Every year, almost 180,000 people are killed or injured on the UK’s roads. That works out at nearly 500 every single day, a number that’s far too high.

There are plenty of different factors behind those accidents, from mistakes by individual drivers to the layout of the roads themselves. And recent research by the Road Safety Foundation and Ageas found some of the UK’s roads have unacceptably high risks.

Equally, there are all sorts of different opinions on how we can cut down the numbers of injuries and deaths we see on our roads, with a large emphasis on developing technologies.

But it may be that the secret to improving road safety and reducing the number of deaths on our roads actually lies within the animal kingdom. And more specifically, with the humble ant.

Unlocking the DNA secrets

The Executive Committee of the World Economic Forum (WEF) has launched a new initiative, in which it will attempt to decode the building blocks of all life on earth.

Following on from the Human Genome Project before it, the Earth Bio-Genome Project will attempt to sequence the DNA of every single living creature on the planet, including our friends the ants.

This could bring enormous benefits to science and medicine - to date we have only decoded the DNA of around 0.1% of all living creatures.

But somewhat surprisingly, it could also help us to dramatically reduce the number of deaths we see each year on our roads thanks to what the WEF calls the “fourth industrial revolution - digitisation”.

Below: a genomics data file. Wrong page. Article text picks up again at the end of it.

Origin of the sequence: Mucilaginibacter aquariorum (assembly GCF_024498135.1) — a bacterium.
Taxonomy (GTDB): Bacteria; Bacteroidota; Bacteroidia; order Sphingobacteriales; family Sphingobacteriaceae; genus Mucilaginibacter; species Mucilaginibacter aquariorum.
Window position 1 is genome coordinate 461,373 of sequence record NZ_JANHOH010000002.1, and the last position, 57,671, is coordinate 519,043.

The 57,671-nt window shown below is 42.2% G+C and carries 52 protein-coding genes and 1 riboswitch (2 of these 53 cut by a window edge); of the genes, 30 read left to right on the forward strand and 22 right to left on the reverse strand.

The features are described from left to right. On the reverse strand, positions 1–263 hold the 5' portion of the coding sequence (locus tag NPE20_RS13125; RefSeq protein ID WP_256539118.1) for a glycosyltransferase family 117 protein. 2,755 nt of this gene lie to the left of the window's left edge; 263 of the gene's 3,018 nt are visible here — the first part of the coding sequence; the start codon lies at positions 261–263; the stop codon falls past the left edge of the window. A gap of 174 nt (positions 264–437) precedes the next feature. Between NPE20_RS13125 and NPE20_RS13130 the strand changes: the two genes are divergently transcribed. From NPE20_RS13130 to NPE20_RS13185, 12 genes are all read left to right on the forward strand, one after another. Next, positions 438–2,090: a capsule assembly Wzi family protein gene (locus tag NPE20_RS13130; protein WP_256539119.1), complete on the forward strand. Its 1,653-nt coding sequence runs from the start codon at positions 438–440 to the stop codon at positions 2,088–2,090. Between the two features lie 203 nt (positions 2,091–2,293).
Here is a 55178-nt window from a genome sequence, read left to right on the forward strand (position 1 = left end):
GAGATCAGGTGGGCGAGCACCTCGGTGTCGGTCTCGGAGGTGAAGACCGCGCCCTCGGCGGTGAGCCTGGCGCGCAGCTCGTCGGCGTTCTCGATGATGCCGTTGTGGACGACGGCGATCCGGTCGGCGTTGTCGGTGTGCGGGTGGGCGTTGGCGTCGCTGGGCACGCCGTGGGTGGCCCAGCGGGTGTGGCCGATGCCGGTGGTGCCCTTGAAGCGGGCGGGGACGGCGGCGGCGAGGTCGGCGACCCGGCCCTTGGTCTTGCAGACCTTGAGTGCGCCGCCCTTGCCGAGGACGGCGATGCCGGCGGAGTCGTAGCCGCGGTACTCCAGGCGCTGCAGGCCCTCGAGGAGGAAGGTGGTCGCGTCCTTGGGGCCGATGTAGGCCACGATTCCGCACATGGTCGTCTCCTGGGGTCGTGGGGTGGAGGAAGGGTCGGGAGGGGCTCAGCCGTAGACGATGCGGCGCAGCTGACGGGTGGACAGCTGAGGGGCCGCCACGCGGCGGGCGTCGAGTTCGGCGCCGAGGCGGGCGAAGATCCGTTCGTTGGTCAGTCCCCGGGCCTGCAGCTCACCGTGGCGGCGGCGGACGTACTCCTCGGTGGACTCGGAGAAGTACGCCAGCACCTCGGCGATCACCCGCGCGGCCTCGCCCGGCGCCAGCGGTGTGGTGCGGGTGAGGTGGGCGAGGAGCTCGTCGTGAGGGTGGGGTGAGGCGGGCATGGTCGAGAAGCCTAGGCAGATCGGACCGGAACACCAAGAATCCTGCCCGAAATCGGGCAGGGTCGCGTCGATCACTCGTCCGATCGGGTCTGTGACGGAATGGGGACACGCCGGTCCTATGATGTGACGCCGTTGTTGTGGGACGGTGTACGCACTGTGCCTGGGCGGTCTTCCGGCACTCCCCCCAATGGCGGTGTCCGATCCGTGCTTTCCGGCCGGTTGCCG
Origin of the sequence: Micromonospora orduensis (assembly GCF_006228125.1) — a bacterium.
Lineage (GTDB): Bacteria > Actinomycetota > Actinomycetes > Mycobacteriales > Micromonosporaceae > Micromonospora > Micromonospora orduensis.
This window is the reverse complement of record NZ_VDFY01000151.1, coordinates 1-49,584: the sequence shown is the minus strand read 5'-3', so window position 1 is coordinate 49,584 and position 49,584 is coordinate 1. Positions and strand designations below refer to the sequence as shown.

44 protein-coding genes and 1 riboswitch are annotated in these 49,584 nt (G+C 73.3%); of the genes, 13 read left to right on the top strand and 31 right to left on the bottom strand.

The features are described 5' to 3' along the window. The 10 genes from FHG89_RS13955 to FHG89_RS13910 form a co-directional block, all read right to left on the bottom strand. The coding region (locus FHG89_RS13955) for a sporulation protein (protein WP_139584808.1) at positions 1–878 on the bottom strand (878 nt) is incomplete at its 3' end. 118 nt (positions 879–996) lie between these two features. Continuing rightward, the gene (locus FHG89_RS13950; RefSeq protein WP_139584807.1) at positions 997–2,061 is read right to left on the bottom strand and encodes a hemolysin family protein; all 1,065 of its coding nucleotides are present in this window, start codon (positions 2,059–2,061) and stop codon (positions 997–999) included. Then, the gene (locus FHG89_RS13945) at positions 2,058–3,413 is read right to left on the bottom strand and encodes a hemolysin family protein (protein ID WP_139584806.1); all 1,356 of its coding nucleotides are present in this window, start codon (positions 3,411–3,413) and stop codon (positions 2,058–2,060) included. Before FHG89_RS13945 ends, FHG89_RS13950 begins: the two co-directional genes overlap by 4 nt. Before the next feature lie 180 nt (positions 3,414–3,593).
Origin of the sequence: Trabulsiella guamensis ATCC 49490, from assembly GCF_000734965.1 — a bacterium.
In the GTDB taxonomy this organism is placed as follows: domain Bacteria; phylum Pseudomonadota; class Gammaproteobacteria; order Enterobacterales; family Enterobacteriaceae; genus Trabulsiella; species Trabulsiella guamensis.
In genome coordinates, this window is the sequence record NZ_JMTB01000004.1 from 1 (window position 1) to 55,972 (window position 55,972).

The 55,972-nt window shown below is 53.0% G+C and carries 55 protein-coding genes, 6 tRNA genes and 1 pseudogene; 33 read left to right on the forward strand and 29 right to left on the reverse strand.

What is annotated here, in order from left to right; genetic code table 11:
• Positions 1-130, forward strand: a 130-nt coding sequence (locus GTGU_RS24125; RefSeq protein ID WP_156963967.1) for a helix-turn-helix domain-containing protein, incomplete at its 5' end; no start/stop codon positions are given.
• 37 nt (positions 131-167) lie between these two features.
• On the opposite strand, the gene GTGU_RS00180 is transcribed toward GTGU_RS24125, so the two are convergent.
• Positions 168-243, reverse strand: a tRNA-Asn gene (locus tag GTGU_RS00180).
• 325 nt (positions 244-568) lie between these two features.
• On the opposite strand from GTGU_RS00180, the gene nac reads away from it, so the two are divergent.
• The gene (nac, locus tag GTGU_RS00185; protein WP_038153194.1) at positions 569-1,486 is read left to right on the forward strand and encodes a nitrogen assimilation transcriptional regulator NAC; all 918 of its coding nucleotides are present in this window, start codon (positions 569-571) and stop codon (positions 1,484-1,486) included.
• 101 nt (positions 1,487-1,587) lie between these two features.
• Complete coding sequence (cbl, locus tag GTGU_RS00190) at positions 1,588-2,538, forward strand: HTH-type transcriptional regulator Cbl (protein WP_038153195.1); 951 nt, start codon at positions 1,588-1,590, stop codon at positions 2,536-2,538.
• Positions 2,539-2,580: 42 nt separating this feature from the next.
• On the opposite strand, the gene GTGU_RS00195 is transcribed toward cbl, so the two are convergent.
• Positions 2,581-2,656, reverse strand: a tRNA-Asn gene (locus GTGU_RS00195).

Learning lessons from ant behaviour

Think of those ants you see going between their nest and a pile of leaves. When scientists study them, even when there are millions of ants working away, they have found that there is never an ‘ant jam’, never any congestion.

How is it that so many ants, operating in such a small space, can consistently avoid a pile up?

According to Dominic Waughrey, the head of environmental initiatives at the WEF, it’s because there is a pheromone that keeps the ants in the same space between them and a solid flow. And this is what could make the difference for road safety:

You can digitise that and use it for autonomous cars and city planning.

Ant behaviour is actually already making a difference, in inspiring engineers across the globe. Take the University of New South Wales in Australia, where Dr Zhitao Xiong is developing work-scheduling systems for road construction derived from these tiny creatures.

Making our roads safer

Looking ahead, we know that self-driving cars are going to play a role in our motoring future, and likely sooner than you’d imagine. The Chancellor of the Exchequer, Philip Hammond, has said he wants to see driverless vehicles on our roads by 2021, while we already have vehicles which boast some form of autonomous technology, whether that’s automatic braking or help with lane control.

The whole point of driverless cars is that technology may be able to eliminate some of the human error that is behind so many of those accidents that occur every single day on our roads and lead to such awful loss of life.

But if we are going to make these vehicles as safe as they can possibly be, then we need to be open to learning lessons from everything around us, even the animal kingdom.